3. Some people think subscription software is the future. That - eventually - we'll all be paying for our software by the hour, month, year, whatever. Guess what? For some, it's already here: REALbasic 5.0 is out. REALbasic seems to have seen yearly upgra...

  4. In response to the comment from Brad, "Sorry it took me so long."

    Let me address some of the issues from the article above. REALbasic makes it easy for people to both learn to program and to easily create applications for Mac, Windows and soon, Linux. And naturally, the easier it gets to create software, the more people will be doing it and you're going to have some lesser quality stuff just as a result of the number of people writing software.

    I'm sure the people that programmed in assembler looked down their nose at the first users of C or C++ saying that those are not REAL programming languages. And that's what I see here.

    REALbasic uses a language that is very close to Visual Basic which has 6 million users. And I agree that the REALbasic community is probably far larger than the Cocoa community so it could easily be argued that REALbasic is a more "industry standard". Objective-C is certainly not an industry standard language. Outside of the Mac OS X community few have heard of it.

    There are also a growing list of sophisticated applications written in REALbasic. Here's just a few. I've included URLs for those of you that want to check them out:

    Microsoft Query for Mac OS X


    Whistle Blower



    MediaEdit Pro



    These are just a few examples. There are many, many more.

    The bottom line is this: You can create software with REALbasic that is as native on Mac OS X as anything you create with Cocoa. And while there may be a minor thing here and there that isn't supported, the same holds true for a Cocoa app. Try command-clicking on a URL in a Cocoa app. Nothing happens (haven't tried this in Panther so I don't know if Apple has addressed it or not) whereas this works as expected in Cocoa apps. Cocoa and Carbon on peers on Mac OS X. Apple did the right thing by porting only as much of the Classic APIs as they needed and by only adding to Cocoa only as much of the Classic functionality as needed to get Mac OS X going. Over the last several releases Cocoa and Carbon have become nearly identical.

    Yes, we charge for REALbasic but then Apple charges (indirectly) for their tools as well. You have to purchase a Macintosh in order to run their tools. Remember, Apple is a hardware company. The software is essentially a loss leader. You pay for both one way or the other.

    The author of the article above says that anytime he sees an application display a nilobjectexception, he gets mad and deletes the application. Well, at least REALbasic apps have the ability to exit somewhat gracefully. Cocoa apps simply crash or unexpectedly quit. I'm not trying to bash Cocoa here. Applications crash that's a fact of life. Why doesn't the author drag iPhoto to the trash when it crashes on him?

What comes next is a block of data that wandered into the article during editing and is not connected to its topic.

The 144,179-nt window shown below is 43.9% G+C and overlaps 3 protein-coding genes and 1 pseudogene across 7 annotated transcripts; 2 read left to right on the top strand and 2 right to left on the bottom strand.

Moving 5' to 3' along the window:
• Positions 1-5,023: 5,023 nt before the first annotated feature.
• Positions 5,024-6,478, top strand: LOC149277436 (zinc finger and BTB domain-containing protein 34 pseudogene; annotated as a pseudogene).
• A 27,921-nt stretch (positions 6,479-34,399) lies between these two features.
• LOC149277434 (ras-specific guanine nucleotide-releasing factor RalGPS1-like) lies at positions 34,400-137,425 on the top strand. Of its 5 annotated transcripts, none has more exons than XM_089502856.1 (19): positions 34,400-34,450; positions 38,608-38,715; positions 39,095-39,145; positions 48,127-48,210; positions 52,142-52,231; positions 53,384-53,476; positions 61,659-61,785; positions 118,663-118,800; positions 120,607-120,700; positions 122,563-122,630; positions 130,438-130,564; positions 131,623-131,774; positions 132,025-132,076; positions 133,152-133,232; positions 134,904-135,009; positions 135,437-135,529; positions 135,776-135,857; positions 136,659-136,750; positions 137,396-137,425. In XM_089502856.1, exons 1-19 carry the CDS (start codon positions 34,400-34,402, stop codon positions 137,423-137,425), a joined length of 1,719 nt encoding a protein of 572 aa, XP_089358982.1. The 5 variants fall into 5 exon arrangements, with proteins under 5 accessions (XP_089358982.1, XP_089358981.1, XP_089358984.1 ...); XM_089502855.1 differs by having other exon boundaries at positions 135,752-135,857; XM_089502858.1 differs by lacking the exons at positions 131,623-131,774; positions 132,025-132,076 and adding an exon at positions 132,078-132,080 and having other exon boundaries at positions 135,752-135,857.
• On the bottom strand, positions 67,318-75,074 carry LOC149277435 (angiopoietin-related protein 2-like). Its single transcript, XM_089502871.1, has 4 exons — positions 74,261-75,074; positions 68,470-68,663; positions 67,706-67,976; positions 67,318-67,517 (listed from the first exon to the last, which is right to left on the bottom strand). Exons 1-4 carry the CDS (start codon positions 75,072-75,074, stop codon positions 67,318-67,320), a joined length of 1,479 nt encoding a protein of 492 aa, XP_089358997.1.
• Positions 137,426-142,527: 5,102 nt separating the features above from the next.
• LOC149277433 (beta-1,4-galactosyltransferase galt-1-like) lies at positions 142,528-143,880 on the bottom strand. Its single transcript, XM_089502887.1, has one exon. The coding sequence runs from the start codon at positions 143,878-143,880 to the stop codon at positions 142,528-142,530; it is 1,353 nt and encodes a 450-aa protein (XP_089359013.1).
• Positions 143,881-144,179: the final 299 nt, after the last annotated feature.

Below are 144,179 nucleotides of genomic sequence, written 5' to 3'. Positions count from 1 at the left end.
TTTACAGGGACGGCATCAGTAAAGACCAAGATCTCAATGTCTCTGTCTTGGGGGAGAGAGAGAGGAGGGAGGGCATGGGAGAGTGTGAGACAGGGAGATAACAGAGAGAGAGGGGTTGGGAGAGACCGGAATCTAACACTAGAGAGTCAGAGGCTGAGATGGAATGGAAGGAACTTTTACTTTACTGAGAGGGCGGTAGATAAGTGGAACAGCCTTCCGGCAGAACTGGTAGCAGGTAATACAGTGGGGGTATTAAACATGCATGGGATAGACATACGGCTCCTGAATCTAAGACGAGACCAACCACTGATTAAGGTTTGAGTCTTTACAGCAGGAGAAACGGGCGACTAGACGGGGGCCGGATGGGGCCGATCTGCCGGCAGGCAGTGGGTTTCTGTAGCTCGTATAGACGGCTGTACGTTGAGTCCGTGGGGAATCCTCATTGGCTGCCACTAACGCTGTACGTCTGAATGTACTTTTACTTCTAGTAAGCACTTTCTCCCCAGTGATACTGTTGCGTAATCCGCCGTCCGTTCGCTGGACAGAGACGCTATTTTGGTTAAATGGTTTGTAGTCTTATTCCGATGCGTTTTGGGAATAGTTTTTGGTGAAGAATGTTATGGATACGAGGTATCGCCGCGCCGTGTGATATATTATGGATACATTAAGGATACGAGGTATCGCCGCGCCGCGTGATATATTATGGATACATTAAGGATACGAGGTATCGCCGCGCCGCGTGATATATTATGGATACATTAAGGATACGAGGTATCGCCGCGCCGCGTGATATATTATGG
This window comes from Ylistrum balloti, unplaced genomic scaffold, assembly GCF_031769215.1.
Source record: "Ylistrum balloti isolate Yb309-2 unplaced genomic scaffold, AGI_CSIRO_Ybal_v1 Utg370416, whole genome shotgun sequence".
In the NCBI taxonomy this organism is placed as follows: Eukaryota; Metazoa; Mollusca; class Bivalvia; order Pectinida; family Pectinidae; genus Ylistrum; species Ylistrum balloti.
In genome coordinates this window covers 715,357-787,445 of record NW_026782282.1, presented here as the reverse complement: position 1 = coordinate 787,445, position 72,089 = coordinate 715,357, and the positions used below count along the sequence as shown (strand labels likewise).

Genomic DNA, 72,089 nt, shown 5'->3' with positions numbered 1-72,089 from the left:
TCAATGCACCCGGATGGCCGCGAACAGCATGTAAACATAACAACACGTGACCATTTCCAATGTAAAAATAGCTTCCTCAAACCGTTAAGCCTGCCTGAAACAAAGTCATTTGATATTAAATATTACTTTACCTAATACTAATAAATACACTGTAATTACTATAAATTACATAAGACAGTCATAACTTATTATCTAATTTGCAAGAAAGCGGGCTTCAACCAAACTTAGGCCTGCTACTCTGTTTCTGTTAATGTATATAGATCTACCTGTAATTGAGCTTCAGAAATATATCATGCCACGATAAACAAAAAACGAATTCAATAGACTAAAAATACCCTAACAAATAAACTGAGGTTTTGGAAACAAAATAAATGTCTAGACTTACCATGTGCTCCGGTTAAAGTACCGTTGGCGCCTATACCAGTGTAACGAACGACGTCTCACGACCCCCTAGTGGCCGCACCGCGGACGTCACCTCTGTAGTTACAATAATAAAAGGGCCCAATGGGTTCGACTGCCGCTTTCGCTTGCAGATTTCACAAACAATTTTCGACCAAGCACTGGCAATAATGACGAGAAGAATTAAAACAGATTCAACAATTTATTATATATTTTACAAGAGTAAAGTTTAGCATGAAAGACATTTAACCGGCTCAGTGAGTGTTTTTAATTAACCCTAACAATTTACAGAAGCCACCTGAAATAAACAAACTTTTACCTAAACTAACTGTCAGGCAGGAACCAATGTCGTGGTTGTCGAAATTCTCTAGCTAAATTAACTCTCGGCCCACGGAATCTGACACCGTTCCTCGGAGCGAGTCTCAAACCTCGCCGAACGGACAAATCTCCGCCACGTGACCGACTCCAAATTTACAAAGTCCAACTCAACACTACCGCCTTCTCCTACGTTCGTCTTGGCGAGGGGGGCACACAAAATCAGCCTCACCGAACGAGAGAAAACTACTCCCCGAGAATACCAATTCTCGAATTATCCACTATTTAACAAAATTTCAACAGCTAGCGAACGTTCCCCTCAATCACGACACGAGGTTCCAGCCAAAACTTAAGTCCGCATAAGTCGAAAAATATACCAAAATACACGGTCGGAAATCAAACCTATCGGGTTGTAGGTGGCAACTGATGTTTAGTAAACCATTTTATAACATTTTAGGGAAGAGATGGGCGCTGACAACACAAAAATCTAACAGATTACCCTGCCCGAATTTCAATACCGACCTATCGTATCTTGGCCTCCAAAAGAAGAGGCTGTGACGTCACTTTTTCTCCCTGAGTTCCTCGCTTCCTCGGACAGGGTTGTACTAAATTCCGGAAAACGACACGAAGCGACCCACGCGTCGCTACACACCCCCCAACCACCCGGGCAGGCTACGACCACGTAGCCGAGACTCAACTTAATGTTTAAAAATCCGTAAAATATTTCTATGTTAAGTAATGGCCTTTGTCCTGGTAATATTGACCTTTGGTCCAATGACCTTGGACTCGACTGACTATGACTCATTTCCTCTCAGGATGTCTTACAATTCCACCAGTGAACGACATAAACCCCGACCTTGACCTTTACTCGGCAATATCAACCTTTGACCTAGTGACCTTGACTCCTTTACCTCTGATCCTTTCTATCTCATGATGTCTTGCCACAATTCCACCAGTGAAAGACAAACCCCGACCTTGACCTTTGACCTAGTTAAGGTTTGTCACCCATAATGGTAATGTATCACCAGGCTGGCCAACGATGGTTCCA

You can write quality software in Cocoa and in REALbasic. The fact that REALbasic is accessible to a far larger audience shouldn't be discourged or insulted. It just means that more people can create software than before. Like with any development tool, there will be some flowers and some weeds.

  5. Geoff, I edited your post to actually use HTML. Y'know, those <a> tags are a great help.

    Geoff, your list can easily be countered by a much, much longer list of crappy, crappy software done in your IDE. I doubt the same is true of Cocoa.

    Your counter-arguments about VB having 6 million users is quite irrelevant: what's popular is not always best, and what's best is not always popular. You can't play the numbers game with Mac users!

  6. I almost wish REALBasic's name described it as well as AppleScript Studio's acronym does. hmph.

  7. Made with RealBasic!

    Audiobook Studio Okay, I’m going to have to agree with Erik about something here. Anything made in RealBasic, well, sucks. Further, it lets people get off the ground that probably shouldn’t. What does AM3 have that TR does not? Little...

  8. We use Realbasic to produce Complex Database querying tool for a niche of users. We couldn't effort the developement of such apps and deploying in windows and Macintosh with cocoa.

    Also with Rb you can build rude internal tools to do complex tasks saving time and money.

    So, I agree whit you, cocoa is a far more advanced tool and cocoa programmers are far more skilled than RB ones, But the existance of RB multiply the choice for users, and that's a real value you can't just skip or ignore.

    I'd only like to add that you can find a lot of "pieces of crap" made with cocoa, or perl, or codewarrior or anything from the bad interface to not user-friendly behaviour to incompatibilities and to total useless applications.

    It's not the tool that make the software, it's the designer of the software (yes, not the programmer, the designer).

    Thank you anyway for the space for comments and discussions.